A place to call home

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batori.inWhat makes a home? Bedrooms? a kitchen? a welcoming bathtub? or may be a backyard pool?

The essence of a home cannot remain bound in the walls of these brick and mortar structures.

When we reflect upon the most blissful moments of life, comforting warmth spreads through us, slowly tugging at the edges of our mouth and making way for the toothy smile of treasured memories.

Our home is this moment. It is not a place, it is not a person. It is that feeling of comfort and acceptance that makes us feel secure. Our home is where our past and present collide. Somewhere we revisit old memories and make new ones. It defines us, binds us and expresses us.

But what happens when the place you have always known as your home suddenly closes its doors in your face, and banishes you from the land that gave you a life? Where should you go when your safe haven isn’t safe anymore?

May be the Rohingya refugees in the floating coffins of the Indian Ocean might care to answer. Or we could contact the people of the Middle Eastern countries that spend their days and nights under threatening drones and incessant warfare.

Perhaps, we won’t have to ask them any questions at all. Their fear stricken eyes narrate their story all too well. As the children clutch their mothers’ hands in panic and fright, and the orphaned little souls frantically search the crowds in desperation, the story of their lost homes hangs in the air like a monster gnawing at their souls.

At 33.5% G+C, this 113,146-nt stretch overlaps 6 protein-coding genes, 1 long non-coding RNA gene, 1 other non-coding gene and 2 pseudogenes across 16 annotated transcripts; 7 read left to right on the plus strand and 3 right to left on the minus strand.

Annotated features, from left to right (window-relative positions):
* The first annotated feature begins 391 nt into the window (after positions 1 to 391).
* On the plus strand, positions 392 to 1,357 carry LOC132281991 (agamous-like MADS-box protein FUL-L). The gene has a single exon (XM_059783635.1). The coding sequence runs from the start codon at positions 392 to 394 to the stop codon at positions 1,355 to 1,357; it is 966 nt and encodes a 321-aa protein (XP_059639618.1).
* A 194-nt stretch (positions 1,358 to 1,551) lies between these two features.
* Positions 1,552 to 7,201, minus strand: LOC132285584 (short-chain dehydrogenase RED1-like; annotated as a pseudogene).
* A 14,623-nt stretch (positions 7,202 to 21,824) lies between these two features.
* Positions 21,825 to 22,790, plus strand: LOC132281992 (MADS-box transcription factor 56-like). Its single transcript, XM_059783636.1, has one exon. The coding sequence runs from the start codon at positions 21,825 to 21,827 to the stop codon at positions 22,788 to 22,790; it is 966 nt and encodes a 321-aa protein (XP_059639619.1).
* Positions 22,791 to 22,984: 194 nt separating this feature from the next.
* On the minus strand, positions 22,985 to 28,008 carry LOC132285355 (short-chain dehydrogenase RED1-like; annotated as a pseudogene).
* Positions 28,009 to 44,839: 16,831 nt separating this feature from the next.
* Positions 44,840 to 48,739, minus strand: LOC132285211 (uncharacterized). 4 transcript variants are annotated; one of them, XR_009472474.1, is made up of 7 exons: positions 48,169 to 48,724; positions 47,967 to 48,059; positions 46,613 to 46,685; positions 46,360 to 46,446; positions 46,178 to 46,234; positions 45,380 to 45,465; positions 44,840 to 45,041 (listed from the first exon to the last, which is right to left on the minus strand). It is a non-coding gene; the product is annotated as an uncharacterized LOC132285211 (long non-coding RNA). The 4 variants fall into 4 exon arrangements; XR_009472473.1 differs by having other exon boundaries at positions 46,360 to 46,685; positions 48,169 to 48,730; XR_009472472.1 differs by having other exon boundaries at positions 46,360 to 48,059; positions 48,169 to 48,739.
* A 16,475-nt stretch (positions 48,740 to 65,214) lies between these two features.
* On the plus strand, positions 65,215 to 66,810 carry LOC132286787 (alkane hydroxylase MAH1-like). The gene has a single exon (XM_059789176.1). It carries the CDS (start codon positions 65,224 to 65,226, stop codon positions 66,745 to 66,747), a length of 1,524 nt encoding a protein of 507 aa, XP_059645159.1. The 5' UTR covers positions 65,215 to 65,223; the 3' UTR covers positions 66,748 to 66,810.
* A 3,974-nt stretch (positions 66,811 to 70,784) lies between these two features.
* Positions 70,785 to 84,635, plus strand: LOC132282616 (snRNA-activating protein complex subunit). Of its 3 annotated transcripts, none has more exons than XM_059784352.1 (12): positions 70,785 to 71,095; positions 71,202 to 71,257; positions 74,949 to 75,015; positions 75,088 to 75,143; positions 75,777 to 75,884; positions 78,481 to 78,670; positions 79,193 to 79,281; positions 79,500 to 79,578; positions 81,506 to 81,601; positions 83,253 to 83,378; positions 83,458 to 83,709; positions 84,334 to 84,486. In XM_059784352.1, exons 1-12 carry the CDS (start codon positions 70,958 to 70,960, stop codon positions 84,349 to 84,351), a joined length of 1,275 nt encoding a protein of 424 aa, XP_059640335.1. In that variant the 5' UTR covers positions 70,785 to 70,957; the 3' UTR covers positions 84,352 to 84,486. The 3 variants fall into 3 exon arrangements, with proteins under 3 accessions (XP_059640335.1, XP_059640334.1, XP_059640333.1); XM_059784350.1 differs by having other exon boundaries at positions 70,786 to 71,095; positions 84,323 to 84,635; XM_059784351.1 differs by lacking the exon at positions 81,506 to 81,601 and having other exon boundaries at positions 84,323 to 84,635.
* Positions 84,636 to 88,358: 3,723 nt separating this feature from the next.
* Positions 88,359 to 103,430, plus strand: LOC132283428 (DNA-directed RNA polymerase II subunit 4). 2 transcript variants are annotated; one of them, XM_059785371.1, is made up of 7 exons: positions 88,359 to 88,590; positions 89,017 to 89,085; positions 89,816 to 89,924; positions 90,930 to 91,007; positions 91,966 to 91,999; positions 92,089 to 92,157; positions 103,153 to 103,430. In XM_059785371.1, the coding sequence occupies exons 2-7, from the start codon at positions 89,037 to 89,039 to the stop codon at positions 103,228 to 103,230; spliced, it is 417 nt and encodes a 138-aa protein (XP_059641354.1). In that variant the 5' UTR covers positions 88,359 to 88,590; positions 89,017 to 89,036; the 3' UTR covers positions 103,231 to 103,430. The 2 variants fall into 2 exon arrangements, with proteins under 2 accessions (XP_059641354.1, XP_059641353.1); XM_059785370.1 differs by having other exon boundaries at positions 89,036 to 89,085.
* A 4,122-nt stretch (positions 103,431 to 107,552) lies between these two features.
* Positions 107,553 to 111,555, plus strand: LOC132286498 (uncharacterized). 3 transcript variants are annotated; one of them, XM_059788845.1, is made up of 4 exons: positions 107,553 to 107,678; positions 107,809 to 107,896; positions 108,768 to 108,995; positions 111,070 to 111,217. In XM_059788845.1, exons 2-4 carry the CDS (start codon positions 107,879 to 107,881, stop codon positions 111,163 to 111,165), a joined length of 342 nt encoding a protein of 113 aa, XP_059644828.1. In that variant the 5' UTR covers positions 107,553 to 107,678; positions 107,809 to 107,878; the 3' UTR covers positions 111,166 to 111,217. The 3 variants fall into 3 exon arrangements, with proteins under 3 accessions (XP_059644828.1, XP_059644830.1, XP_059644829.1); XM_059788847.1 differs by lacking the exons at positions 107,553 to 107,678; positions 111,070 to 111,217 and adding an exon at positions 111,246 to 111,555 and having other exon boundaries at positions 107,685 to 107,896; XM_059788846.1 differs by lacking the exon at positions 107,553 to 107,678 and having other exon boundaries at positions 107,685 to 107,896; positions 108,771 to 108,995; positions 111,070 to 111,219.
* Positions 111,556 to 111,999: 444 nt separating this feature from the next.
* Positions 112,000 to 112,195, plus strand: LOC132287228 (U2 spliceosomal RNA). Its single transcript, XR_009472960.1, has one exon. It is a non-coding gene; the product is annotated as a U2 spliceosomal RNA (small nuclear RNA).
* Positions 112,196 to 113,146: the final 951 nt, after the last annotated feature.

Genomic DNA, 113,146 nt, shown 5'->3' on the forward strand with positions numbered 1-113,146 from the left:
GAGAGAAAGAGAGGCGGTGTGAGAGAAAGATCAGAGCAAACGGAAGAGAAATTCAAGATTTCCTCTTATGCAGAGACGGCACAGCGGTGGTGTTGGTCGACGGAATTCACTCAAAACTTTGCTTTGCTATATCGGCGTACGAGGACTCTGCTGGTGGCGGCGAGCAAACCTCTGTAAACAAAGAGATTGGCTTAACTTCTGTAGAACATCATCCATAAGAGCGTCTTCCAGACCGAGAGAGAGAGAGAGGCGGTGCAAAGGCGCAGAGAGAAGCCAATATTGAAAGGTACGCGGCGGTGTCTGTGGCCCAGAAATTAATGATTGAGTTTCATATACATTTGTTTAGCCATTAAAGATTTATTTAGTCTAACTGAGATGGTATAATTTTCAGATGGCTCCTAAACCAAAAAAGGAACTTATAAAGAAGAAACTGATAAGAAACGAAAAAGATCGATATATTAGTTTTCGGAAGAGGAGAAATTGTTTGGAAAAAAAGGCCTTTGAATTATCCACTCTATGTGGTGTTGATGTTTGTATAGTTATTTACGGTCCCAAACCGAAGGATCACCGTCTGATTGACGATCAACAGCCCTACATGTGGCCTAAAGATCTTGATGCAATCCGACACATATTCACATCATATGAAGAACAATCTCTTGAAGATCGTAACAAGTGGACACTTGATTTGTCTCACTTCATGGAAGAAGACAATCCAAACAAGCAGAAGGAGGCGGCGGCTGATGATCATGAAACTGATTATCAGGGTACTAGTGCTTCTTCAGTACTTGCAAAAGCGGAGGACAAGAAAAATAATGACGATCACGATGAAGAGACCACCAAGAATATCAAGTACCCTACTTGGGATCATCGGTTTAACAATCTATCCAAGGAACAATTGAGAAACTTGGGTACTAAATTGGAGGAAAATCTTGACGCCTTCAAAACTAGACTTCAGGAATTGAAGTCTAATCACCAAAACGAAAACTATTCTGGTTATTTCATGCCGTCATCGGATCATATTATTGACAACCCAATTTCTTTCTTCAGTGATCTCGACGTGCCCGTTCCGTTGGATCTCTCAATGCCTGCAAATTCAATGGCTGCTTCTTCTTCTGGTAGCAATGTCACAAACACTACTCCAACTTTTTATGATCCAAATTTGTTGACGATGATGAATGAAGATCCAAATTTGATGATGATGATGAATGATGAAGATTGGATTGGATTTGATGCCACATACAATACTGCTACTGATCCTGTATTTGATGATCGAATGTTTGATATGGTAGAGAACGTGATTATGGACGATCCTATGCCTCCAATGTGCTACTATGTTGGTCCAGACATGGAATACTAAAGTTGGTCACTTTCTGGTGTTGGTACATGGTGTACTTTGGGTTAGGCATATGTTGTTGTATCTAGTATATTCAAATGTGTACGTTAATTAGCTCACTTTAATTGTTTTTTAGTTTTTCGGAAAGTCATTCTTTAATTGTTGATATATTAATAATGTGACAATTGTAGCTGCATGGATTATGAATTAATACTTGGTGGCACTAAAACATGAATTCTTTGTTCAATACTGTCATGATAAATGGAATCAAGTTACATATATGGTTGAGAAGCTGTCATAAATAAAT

Our country gave us citizenship, rights and an identity. We felt safe and happy. These same promises were made to these homeless wanderers by their governments too. But it wasn’t late until the guns that once stood for their defense turned to point at them. Their trust was broken and their feelings were bundled up and thrown out of the window. Suddenly entire families became orphaned and homeless. Is this what civilization and progress will cost us? Is this Neo Nazism the fruit of our overindulgent political systems?

We need to re-imagine our goals and rethink our values. With no country welcoming these stranded aggrieved people with a friendly hug; it makes us question our value systems and loyalties.

We have state religions, national languages and dominant communities, but is there any country that claims humanity to be its national religion and brotherhood its state motto?

The world is drowning in helpless cries and painful sobs; it is time we offered a hand to this wailing baby. But with dark times ahead do we have enough lighthouses to brighten our way!!!

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